This is the first blog I’ve written in a week and a half having been visited with the respiratory flu bug. Not fun . . . but while I was “resting” I read something C. S. Lewis wrote that I thought was perfect for the writers blog, so here it is–Enjoy!
1. Always try to use the language so as to make quite clear what you mean and make sure your sentence couldn’t mean anything else.
2. Always prefer the clean direct word to the long, vague one. Don’t implement promises, but keep them.
3. Never use abstract nouns when concrete ones will do. If you mean “more people died” don’t say “mortality rose.”
4. In writing, don’t use adjectives which merely tell us how you want us to feel about the things you are describing. I mean, instead of telling us the thing was “terrible,” describe it so that we’ll be terrified. Don’t say it was “delightful”; make us say “delightful” when we’ve read the description. You see, all those words (horrifying, wonderful, hideous, exquisite) are only like saying to your readers, “Please, will you do my job for me?”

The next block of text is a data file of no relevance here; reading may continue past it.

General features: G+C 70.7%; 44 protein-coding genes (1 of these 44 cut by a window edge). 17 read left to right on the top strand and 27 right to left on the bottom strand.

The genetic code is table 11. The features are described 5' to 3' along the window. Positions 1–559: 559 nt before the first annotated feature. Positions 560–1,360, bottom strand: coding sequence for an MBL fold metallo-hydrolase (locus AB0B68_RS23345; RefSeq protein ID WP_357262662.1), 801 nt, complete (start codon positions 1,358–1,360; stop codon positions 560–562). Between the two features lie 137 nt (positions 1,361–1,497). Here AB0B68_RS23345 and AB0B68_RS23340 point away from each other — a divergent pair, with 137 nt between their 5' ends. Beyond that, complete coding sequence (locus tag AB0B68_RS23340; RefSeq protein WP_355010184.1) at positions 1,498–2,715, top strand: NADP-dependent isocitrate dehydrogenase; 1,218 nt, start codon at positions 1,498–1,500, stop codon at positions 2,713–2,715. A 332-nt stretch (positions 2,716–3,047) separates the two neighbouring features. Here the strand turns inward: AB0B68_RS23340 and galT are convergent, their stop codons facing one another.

5. Don’t use words too big for the subject. Don’t say “infinitely” when you mean “very”; otherwise you’ll have no word left when you want to talk about something really infinite.
So there you have it, in Clive Lewis’s own words! If you can pull that off you’ll be a much better writer than you presently are. Go for it!